Positive Environment News

UN Climate Panel Report's Findings

Date: 01-Feb-08

Here are findings on climate change from a February 2007 report by the UN Intergovernmental Panel on Climate Change, which groups 2,500 researchers from more than 130 nations.


* "Most of the observed increase in globally averaged temperatures since the mid-20th century is very likely due to the observed increase in anthropogenic (human) greenhouse gas concentrations," it says. The IPCC says "very likely" means at least a 90-percent probability.

* "The level of confidence that humans are causing global warming has increased a lot," report author Peter Stott said.


* It is very likely that extremes such as heatwaves and heavy rains will become more frequent.

* The report does not include possible warming from methane, a potent greenhouse gas, escaping from melting permafrost.

* Warming is expected to be greatest over land and at high northern latitudes, and least over the Southern Ocean and North Atlantic.

* "For the first time we have a best estimate of what we can achieve if we keep emissions levels lower," said report chair Susan Solomon.


* The report cites six models with core projections of sea level rises ranging from 7.2 to 23.6 inches (18 to 59 cm) this century. That is a narrower and lower band than the 3.5 to 34.6 inch (9 to 88 cm) gain forecast in 2001.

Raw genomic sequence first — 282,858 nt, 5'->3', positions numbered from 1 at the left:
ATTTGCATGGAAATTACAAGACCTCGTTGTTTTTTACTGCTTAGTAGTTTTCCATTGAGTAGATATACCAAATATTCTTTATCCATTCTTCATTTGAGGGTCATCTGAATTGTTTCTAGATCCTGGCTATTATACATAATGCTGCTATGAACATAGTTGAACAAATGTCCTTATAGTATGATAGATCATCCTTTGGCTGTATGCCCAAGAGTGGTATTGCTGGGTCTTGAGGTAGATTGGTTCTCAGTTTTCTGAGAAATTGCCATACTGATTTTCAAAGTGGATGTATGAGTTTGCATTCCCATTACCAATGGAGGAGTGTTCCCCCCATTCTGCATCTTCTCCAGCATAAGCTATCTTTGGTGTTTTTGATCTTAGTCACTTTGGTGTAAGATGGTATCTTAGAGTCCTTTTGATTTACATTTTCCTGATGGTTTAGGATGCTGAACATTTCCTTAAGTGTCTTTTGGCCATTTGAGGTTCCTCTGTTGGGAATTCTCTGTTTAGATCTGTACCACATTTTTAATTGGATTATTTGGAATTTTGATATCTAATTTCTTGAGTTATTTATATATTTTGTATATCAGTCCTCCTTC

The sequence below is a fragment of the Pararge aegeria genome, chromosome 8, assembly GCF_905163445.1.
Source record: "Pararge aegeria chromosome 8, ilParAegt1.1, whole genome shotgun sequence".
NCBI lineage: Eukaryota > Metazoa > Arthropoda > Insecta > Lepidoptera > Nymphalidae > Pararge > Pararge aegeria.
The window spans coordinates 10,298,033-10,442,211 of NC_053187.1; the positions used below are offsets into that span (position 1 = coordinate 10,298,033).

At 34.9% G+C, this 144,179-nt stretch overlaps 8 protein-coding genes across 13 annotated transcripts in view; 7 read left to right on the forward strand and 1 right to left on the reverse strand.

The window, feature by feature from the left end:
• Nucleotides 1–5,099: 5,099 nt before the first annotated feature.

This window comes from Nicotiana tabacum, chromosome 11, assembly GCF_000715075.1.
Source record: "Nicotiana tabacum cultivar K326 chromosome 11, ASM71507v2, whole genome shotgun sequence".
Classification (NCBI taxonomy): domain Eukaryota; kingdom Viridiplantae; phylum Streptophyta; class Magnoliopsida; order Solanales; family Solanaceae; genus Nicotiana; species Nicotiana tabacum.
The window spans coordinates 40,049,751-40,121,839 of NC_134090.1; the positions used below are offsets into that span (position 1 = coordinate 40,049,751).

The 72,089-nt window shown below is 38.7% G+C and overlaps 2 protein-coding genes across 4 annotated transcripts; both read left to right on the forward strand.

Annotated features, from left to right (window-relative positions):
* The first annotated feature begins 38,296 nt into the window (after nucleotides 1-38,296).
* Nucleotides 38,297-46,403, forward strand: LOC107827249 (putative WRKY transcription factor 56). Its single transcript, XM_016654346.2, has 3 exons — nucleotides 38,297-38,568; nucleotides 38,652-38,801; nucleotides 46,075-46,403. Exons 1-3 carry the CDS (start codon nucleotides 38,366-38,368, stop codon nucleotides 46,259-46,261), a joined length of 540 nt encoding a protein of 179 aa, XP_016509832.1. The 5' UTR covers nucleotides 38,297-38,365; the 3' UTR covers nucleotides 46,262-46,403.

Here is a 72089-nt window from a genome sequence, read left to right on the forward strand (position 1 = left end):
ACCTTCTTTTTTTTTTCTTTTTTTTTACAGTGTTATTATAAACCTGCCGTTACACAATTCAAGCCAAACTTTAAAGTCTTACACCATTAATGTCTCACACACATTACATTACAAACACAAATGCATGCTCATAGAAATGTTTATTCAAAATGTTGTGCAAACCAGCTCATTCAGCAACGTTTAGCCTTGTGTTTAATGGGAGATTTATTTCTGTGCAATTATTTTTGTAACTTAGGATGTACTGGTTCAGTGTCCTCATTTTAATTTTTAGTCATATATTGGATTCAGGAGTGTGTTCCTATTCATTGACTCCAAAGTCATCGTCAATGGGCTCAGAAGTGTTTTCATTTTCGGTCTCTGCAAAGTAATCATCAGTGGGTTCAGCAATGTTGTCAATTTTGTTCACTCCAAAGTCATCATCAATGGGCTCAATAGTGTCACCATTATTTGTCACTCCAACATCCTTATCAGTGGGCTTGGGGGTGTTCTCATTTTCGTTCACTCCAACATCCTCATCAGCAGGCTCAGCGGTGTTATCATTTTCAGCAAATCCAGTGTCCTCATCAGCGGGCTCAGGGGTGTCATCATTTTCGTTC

* If the Greenland ice sheet melts proportionally to the temperature increases, then sea levels would rise by up to 31.6 inches (79 cm) this century.

* Some models show an ice-free Arctic in summer by 2100, meaning that sea ice floating in the water disappears, but not ice resting on Greenland.

* If the Greenland ice sheet melted completely, that would lead to a 23.1-foot (7-metre) sea level increase.


* The report predicts a gradual slowdown this century in ocean currents such as the one that carries warm water to northwest Europe.

* "It's very unlikely there will be an abrupt breakdown in ocean currents in the 21st century," said Jurgen Willebrand, the report's author with special expertise in ocean effects.


* The report says it is "more likely than not" that a trend of increasing intense tropical cyclones and hurricanes has a human cause.

* It predicts such tropical cyclones will become more intense in the future.

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